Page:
The title of this disc might suggest an inward-looking or melancholic listening experience; but the Alex Levin Trio, plus a couple of tenor saxophonists sitting inMax Hacker and Stacy Dillardblows the roof off on the opener, "Blues on Thursday." It's a bright, gregarious, Art Blakey-esque sound, the horns sparring like a couple of free-swinging welterweights, snapping off jabs and flurries in front of a zingy rhythm. Put another quarter in the jukebox!
This is a "with guests" discthe trio is joined on two more numbers by each of the saxophonists; a guitarist sits in on one tune, and a cellist plays on two morebut the title cut, with just the core trio, is an inward-looking, contemplative tune, with a memorable melody and an optimistic feeling. On "Emma's Ennui," a subtle, samba-like number that floats beautifully, Levin and the trio are joined by cellist William Martina and guitarist Chad Coe.
All the compositions on A Reason for Being Alone are Alex Levin originals. He has a nice touch for penning upbeat mainstream jazz tunes with strong melodies, and for changing moods while still maintaining a continuity of feeling.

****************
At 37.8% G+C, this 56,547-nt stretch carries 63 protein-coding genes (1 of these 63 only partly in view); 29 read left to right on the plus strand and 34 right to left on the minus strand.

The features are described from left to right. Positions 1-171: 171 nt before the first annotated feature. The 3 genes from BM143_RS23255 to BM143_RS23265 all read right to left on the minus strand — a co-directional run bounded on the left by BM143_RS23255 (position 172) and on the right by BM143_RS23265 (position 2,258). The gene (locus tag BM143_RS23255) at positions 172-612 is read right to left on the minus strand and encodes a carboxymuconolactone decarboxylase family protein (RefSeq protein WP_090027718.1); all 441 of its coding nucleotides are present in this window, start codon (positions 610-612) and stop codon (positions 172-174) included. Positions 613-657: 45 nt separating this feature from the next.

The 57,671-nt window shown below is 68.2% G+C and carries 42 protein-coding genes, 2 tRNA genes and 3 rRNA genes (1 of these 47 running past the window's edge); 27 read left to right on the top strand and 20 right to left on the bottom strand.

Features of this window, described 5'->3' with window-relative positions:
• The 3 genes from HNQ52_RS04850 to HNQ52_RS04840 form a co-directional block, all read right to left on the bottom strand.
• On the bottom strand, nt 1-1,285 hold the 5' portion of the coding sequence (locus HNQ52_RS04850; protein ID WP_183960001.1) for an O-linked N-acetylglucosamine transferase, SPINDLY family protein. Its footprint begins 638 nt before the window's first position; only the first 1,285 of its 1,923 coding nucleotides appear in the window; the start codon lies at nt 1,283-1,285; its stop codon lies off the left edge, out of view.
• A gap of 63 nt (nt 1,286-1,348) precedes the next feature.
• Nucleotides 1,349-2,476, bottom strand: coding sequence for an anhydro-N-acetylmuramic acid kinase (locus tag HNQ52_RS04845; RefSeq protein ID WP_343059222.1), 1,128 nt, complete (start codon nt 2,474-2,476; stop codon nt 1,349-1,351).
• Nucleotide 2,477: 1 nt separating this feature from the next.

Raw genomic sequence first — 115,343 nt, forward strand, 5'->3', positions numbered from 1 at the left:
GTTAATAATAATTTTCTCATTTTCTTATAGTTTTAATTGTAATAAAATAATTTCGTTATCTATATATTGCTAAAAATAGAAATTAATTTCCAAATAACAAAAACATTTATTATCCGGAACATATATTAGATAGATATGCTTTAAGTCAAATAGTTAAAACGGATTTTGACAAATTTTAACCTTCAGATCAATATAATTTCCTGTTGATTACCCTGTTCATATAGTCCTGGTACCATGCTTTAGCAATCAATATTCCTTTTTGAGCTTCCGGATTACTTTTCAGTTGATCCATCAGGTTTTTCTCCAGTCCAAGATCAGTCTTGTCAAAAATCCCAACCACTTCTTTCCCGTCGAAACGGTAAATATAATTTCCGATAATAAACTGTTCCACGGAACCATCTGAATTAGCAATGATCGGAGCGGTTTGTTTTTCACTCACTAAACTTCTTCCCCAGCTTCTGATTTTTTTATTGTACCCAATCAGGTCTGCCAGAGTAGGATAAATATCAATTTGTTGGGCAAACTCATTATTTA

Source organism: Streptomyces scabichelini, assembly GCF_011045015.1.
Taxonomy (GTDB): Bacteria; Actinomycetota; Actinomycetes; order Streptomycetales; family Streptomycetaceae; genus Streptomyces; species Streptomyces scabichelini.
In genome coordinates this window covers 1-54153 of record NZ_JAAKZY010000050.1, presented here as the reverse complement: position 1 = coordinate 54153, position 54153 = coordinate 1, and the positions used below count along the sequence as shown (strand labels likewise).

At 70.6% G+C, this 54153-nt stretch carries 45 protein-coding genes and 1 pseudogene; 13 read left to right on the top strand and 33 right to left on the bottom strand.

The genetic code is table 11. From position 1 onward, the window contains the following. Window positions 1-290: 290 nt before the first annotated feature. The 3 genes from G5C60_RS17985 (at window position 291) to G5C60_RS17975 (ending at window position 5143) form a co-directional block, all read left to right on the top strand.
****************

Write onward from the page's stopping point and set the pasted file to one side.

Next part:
"Her Solitary Wish" shows some dark colors, with some very strong horn playing from Dillard, along with an inventive Levin piano solo. The drifting, sad-sounding tune "Your Call" features cellist Martina again, while "New Schooled," with Max Hacker sitting in and smoldering on tenor sax, kicks up the energy level a few notches.
A strong, engaging mainstream effort.
Blues on Thursday; A Reason for Being Alone; Emma's Ennui; For Pete's Sake; Her Solitary
Wish; Your Call; New Schooled; Polar Bear Waltz; Blues through Stained Glass.
Alex Levin: piano; Diallo House: bass; Taylor Davis: drums; Max Hacker: tenor sax (1,7); Chad
Coe: guitar (3); Stacy Dillard: tenor sax (1,5); William Martina: cello (3,6).